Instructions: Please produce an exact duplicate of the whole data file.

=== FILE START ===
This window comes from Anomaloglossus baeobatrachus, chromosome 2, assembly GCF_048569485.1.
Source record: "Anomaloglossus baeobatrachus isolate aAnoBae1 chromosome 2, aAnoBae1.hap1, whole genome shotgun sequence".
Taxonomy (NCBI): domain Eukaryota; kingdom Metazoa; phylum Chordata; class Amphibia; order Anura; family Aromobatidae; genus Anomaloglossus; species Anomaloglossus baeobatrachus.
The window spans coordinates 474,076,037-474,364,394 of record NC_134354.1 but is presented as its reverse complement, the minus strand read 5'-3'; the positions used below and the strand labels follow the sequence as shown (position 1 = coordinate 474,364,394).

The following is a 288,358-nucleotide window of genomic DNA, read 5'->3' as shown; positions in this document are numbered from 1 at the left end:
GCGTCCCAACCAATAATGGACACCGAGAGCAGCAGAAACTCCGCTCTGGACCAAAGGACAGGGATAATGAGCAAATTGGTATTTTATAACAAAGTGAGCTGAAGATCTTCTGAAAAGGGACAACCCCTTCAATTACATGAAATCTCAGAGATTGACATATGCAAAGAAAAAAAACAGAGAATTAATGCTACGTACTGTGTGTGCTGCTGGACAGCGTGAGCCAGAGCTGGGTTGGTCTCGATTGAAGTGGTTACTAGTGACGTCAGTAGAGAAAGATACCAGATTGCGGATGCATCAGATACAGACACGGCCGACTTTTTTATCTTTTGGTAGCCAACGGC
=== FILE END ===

This window comes from Anomaloglossus baeobatrachus, chromosome 2, assembly GCF_048569485.1.
Source record: "Anomaloglossus baeobatrachus isolate aAnoBae1 chromosome 2, aAnoBae1.hap1, whole genome shotgun sequence".
Taxonomy (NCBI): domain Eukaryota; kingdom Metazoa; phylum Chordata; class Amphibia; order Anura; family Aromobatidae; genus Anomaloglossus; species Anomaloglossus baeobatrachus.
The window spans coordinates 474,076,037-474,364,394 of record NC_134354.1 but is presented as its reverse complement, the minus strand read 5'-3'; the positions used below and the strand labels follow the sequence as shown (position 1 = coordinate 474,364,394).

The following is a 288,358-nucleotide window of genomic DNA, read 5'->3' as shown; positions in this document are numbered from 1 at the left end:
GCGTCCCAACCAATAATGGACACCGAGAGCAGCAGAAACTCCGCTCTGGACCAAAGGACAGGGATAATGAGCAAATTGGTATTTTATAACAAAGTGAGCTGAAGATCTTCTGAAAAGGGACAACCCCTTCAATTACATGAAATCTCAGAGATTGACATATGCAAAGAAAAAAAACAGAGAATTAATGCTACGTACTGTGTGTGCTGCTGGACAGCGTGAGCCAGAGCTGGGTTGGTCTCGATTGAAGTGGTTACTAGTGACGTCAGTAGAGAAAGATACCAGATTGCGGATGCATCAGATACAGACACGGCCGACTTTTTTATCTTTTGGTAGCCAACGGC